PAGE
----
In Simpson's guest house, detectives found Kato Kaelin, who told detectives that he had heard thumping sounds earlier in the night. An investigation of the property by Fuhrman produced a second bloody glove, which was later determined to be the right-hand mate of the glove found at the murder scene. The glove found on the Simpson estate, which—according to DNA testing—was soaked with the blood of both victims, was considered to be one of the strongest pieces of evidence for the prosecution. (When Simpson was asked to put on the gloves during the trial, they appeared to be too small for him. The reasons for this have been debated.)
In an article by Jeffrey Toobin in the July 25 issue of The New Yorker, the defense revealed that they planned to play "the race card". Specifically, Simpson's defense team alleged that Fuhrman planted the glove found at Simpson's estate as part of a racially motivated effort to frame Simpson for the murders. The article detailed Fuhrman's prior use of racist language and claims of violence made during his 1981–1982 psychiatric interviews. Although Fuhrman's psychiatric reports were later ruled inadmissible in the case because they were determined to be too old to have direct relevance, the New Yorker article was published before jury selection was finalized or jury sequestration had taken place. Potential jurors were asked how much exposure to the Simpson case they received from The New Yorker (among other media outlets) as part of the jury selection process. They were also asked their opinions of Fuhrman and other witnesses who had testified at the preliminary hearing.
The trial began on January 24, 1995, and Fuhrman took the witness stand for the prosecution on March 9. During cross-examination on March 15, attorney F. Lee Bailey asked Fuhrman whether he had used the word "nigger" in the previous 10 years, to which Fuhrman replied that he had not. The defense tried to introduce witnesses and audiotape evidence to prove that Fuhrman had lied under oath, that he had a particular animus against interracial couples, that he had a history of perpetrating violence against African-Americans, and that he had a history of being willing to fabricate evidence or testimony. In accordance with the California Evidence Code, the prosecution sought to exclude this evidence by arguing that it was too inflammatory and could prejudice the predominantly black jury. Although they conceded that Fuhrman used racial epithets on the tape, the prosecution suggested that the remainder of the material was merely exaggerated "puffing and blowing".
On August 31, Judge Ito ruled that evidence could be introduced to prove that Fuhrman had lied about use of the word "nigger", but that claims of violence and police misconduct were inadmissible. On September 5, the defense produced multiple witnesses and audiotape to establish that Fuhrman had used the word "nigger" within the last 10 years. The tape eventually resulted in a perjury charge against Fuhrman, to which he pleaded no contest.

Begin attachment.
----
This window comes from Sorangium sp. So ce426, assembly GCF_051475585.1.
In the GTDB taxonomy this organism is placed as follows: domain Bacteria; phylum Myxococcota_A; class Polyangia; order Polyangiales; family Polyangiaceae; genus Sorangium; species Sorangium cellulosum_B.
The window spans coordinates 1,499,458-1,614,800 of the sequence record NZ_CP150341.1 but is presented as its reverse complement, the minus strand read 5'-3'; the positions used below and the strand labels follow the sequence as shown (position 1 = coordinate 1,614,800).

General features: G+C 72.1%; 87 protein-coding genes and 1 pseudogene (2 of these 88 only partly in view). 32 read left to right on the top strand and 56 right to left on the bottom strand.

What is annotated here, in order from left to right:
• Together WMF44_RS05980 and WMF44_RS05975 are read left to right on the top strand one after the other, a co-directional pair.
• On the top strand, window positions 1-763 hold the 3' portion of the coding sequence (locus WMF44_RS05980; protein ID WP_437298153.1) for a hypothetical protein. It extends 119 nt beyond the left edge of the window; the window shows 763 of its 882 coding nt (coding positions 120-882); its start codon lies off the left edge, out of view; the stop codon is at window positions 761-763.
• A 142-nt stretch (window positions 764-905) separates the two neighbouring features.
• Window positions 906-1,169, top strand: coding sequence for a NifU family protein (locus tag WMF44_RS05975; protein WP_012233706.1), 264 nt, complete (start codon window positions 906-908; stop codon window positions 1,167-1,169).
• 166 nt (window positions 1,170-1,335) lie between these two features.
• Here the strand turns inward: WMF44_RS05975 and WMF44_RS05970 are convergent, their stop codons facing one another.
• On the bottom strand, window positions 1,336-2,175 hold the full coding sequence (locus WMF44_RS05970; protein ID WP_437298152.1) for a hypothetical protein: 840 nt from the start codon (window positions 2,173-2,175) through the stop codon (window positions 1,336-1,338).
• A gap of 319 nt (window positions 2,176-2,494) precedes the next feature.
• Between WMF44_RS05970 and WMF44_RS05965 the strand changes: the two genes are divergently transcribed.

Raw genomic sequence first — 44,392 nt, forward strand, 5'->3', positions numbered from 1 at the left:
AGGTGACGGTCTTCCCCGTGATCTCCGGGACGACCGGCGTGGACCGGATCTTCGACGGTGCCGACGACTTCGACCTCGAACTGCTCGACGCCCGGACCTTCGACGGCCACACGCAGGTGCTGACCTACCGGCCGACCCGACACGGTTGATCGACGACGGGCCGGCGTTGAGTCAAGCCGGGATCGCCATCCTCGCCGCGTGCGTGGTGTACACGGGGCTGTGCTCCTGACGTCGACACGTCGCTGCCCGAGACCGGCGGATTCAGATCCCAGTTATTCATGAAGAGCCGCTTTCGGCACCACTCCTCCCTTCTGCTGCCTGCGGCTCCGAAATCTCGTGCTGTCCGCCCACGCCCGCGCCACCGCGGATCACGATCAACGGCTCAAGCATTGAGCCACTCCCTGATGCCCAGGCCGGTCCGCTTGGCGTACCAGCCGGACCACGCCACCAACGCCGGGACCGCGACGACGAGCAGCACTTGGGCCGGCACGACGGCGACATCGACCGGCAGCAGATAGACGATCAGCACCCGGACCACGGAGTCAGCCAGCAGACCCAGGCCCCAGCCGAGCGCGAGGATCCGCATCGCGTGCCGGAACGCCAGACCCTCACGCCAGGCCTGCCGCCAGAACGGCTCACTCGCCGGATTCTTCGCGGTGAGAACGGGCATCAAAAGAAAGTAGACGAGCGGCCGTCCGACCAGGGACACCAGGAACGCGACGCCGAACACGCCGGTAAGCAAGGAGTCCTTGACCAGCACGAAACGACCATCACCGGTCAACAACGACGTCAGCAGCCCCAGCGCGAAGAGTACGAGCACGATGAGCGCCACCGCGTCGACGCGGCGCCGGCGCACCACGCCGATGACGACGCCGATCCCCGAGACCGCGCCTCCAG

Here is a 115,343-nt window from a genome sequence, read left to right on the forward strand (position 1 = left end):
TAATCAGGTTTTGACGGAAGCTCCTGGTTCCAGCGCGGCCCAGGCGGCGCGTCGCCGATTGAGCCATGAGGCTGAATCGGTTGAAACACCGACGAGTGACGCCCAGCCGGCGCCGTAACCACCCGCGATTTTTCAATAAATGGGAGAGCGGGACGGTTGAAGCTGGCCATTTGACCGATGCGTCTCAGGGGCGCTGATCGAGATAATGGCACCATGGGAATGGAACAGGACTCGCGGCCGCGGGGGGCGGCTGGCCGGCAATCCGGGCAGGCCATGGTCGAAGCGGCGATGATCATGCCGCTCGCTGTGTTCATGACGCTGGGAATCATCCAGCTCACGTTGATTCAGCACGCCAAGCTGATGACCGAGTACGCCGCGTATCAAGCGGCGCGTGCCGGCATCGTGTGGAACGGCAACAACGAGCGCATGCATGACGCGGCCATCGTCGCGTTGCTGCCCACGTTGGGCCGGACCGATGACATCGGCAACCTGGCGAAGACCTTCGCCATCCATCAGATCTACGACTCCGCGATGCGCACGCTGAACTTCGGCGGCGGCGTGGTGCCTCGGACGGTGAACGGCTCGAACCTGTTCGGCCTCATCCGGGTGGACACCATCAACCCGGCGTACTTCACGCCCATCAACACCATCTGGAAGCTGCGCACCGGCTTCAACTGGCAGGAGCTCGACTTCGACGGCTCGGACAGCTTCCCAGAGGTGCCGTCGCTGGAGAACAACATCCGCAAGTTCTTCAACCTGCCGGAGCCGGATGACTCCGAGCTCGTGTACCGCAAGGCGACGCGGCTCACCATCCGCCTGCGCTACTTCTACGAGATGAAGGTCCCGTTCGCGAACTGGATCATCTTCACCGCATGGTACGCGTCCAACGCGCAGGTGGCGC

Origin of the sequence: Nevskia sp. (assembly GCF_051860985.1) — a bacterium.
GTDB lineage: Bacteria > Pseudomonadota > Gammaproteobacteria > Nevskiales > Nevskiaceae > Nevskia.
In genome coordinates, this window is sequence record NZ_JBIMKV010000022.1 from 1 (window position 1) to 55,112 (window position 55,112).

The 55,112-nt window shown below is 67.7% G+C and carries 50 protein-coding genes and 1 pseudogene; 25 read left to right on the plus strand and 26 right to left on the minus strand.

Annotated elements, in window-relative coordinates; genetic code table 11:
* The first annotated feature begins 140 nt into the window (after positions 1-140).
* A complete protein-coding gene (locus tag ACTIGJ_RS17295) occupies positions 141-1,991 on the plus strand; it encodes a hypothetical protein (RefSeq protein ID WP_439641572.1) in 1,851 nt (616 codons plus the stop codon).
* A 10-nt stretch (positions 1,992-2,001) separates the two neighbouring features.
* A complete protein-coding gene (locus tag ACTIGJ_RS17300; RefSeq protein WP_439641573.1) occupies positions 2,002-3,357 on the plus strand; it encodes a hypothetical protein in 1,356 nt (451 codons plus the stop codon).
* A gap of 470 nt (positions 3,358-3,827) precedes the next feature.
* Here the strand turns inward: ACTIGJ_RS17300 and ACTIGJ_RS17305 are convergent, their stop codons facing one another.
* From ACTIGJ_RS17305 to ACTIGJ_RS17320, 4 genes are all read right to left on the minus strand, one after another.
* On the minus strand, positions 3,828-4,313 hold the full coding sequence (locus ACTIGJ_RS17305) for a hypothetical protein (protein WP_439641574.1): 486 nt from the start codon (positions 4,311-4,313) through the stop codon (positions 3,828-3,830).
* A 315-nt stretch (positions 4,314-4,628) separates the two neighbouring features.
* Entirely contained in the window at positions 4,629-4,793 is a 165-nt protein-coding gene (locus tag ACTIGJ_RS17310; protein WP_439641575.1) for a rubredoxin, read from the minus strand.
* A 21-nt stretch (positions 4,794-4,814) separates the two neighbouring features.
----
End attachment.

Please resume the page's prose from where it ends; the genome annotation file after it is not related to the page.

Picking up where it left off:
First, Laura Hart McKinny took the stand. Between 1985 and 1994, Fuhrman gave taped interviews to McKinny, a writer working on a screenplay about female police officers. Fuhrman was working as a consultant for McKinny on the understanding that he would be paid $10,000 if a movie were produced. The recordings contain 41 instances of the word "nigger" used as recently as 1988, including references in which Fuhrman claims to have perpetrated violence against African-Americans. In the recordings, he also says he thinks it is sometimes necessary to lie as a police officer and that he has given testimony about events he did not actually witness.
After McKinny, witness Kathleen Bell testified. She had met Fuhrman at a Marine recruiting station in 1985 or 1986, where she claimed that he expressed animus against interracial couples and said, "If I had my way, all the niggers would be gathered together and burned." Then, witness Natalie Singer, whose roommate had dated Fuhrman around 1987, testified that Fuhrman had told her, "The only good nigger is a dead nigger." On the television show Leeza, Singer later said that Fuhrman had also said, "Yeah, we work with niggers and gangs. You can take one of these niggers, drag 'em into the alley and beat the shit out of them and kick them. You can see them twitch. It really relieves your tension." However, Judge Ito restricted her from giving her complete statement during the trial. Roderic Hodge then testified that while he was in police custody in 1987, Fuhrman had said to him, "I told you we would get you, nigger."
Ultimately, the jury was allowed to hear only two excerpts from the Fuhrman tapes, which did not include the inflammatory violent content or material related to potential misconduct. Jurors heard Fuhrman say, "We have no niggers where I grew up," and "That's where niggers live." With the jury absent on September 6, the defense asked Fuhrman whether he had ever falsified police reports or planted or manufactured evidence in the Simpson case. Although he had earlier responded "No" when asked this question, this time, on his lawyer's advice, he invoked his Fifth Amendment right against self-incrimination.
During his closing argument, defense attorney Johnnie Cochran called Fuhrman "a lying, perjuring, genocidal racist", likening him to Adolf Hitler. He argued that Fuhrman had planted the bloody glove on Simpson's estate as part of a racially motivated plot against Simpson, which could be traced back to Fuhrman's first encounter with the interracial couple in 1985. Although there was no evidence to suggest that Fuhrman had planted the glove, his perjury about his use of the word "nigger" was widely seen as severely damaging the prosecution's credibility in front of the mostly black jury (especially in the wake of the Rodney King trial) and has been cited as one of the main reasons Simpson was acquitted.